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Domain Pricing, ENOM/WHMCS Reseller Account

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So, I have (at least until now) chosen to go down the WHMCS Enom route where WHMCS essentially make profit out of domain sales without making that immediately clear as the ENOM module leads to a reseller account being created under WHMCS' main ENOM account. The deal seems to be that, on 99.99% of occasions, WHMCS should be offering the customer service associated with domain reselling whilst WHMCS get the lions share of the profit. To give WHMCS their dues, they have tried but with the long delays between responses, sometimes a whole working day worth, and replies not always totally grasping the point, i'm quickly coming to the realisation that it is hopeless. 

Whilst the wide range of TLD's offered at least at first appears to be extremely generous, the reality is that the majority of the domains that are available require the webhost to collect documentation and deal with the paperwork and any issues. 

As a UK reseller, these are my startup costs on domains - 3% - enom fee for topping up the account (oh, I thought WHMCS run the gig I ask cynically as that's the stock response from enom CS) then there is the 2.75% bank fee for currency conversion (enom only sell in USD), then there are Stripe  Fees. In order to sell at any reasonable rate, i'm left with very little to do the paperwork on complex domains (weird renewal and expiry policies etc), not to mention the reputational damage in selling them and a client that is less knowledgeable feeling like we screwed them over. So, sensible answer = cut out anything other than generic domains - that actually leaves very little choice. Also, it would seem that WHMCS do not agree that Jersey (.je) actually exists as they've blocked it from being sold (what happened to the Isle of Mann (.im) for that matter??

For a 6 hour plus turnaround on many occasions for a response on WHMCS (unless you pay extra), domain selling is a fool's errand but of course everybody knows that a webhost **has** to provide domains, particularly when clients new to webhosting are the key or a significant portion of the target market and a website will not work without one. 

I'd go as far as saying that my experience of WHMCS from the top to the bottom of it over the last 30 days leaves me wondering why the hell they are still in existence. I've been misadvised, passed from pillar to post between them and enom and everything, and I mean everything within WHMCS is created to take as long as possible. Yes, it makes no sense as people give up but then I can't honestly say that their business model makes any sense in many other ways either - particularly where client service is concerned. I've come across the sheer amount of ignored customer requests (apparently they don't have the resources to deliver on everything, well, clearly they don't have the ability to deliver on the basics), increasing criticism of WHMCS not listening to clients and what I shall call the  #pricegate crisis over legacy "support" packages.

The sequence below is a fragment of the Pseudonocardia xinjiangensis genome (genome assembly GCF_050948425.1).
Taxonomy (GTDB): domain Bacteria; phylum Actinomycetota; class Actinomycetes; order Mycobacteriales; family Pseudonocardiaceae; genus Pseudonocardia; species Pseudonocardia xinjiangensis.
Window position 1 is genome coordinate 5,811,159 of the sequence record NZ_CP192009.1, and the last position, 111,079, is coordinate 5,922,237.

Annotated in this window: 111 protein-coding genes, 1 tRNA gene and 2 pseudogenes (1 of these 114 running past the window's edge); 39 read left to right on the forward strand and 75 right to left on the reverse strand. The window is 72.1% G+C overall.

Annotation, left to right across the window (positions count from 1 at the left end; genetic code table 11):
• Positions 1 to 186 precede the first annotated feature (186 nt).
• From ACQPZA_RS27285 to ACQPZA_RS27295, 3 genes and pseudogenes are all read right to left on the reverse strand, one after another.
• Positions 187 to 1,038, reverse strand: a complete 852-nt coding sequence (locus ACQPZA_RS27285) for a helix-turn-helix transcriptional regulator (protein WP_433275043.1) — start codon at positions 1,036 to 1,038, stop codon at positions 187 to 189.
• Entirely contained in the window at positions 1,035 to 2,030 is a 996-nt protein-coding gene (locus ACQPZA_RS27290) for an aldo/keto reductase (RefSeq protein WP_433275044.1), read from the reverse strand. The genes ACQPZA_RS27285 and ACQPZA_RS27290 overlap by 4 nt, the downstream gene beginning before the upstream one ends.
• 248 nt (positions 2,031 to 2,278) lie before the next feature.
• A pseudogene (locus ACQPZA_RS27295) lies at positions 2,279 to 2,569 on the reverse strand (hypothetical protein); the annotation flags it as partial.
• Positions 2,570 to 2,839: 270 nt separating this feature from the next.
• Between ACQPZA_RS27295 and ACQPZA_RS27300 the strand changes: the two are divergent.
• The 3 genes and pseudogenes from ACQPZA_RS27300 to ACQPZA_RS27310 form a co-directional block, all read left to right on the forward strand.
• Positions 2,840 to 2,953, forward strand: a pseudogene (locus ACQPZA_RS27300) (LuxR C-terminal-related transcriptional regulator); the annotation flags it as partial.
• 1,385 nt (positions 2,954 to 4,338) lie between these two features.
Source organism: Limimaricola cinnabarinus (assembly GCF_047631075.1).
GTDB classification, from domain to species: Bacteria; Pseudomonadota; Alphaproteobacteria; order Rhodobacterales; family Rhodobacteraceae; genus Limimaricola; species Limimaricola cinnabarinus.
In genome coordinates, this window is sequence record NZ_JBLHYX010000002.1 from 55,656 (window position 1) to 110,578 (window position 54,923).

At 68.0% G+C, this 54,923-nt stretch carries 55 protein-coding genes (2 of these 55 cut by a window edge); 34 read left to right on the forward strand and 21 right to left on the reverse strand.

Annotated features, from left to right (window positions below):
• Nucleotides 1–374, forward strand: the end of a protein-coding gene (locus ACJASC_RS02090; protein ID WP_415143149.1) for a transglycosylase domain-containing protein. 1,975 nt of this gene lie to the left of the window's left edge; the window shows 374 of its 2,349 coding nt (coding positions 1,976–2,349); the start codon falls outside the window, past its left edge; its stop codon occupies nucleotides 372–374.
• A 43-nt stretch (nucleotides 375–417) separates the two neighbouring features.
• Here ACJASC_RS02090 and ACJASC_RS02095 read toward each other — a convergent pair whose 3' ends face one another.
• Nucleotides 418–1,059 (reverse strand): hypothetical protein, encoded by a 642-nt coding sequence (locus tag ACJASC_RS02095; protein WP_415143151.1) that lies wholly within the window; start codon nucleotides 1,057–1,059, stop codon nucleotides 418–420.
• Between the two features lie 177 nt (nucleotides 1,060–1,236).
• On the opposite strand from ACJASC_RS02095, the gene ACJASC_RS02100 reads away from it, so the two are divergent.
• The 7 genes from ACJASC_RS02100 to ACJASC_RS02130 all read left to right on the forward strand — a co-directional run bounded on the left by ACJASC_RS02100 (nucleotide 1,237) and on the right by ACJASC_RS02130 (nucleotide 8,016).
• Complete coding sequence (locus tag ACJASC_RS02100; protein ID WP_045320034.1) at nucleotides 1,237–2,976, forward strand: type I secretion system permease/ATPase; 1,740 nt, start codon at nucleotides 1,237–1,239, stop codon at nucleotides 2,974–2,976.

As is often the case in hopelessly incompetent IT companies, they will defend themselves with the sheer number of responses that they have provided to my tickets. These wouldn't have been necessary if WHMCS was actually intuitive in the first place. I've worked with billing systems for a long time from a customer service perspective - this is far the most hopeless in terms of what is inferred to be industry leading. Why the goodness are the big businesses not voting with their feet? I appreciate I am still here but it's only because i'm financially stuck as a startup. 

I mentioned everything being designed to take as long as possible with WHMCS - here's some examples (and I am not a coder): 

1. CSS - over 500 domains to add, no ability to add a second domain without saving the first, bulk management boxes do not move with the scrollbar down to where you are working. I've had Repetitive strain injury several times this week and I am bleary eyed staring at my laptop. 

2. Bulk management tools - you can't use the price multiplier function for 1 - 10 years without providing the price for each TLD 3 times first. 

3. No CSV import ability to import your prices from a spreadsheet (people have been requesting similar for a decade or so). 

4. All bulk tools assume that all TLD's cost the same and will sell for the same - an all or nothing approach. 

5. Currency conversion - hopeless for many use cases. 

6. CSS - customiseable??? Apparently the cookies need to be cleared every time that you want to preview a change that you have made in the CSS - what happened to simply clearing the cache and what good is that when you want to customise a client area that you need to be logged into to see? Also no list of items to be targetted to change the twenty-one (or any other) theme. 

And their answer to all things; WHMCS Marketplace where I am sure that WHMCS get a handsome markup on third party vultures charging for the missing functionality to be provided. 

Rant over. 

Edited by indieben
Didn't do my own post justice
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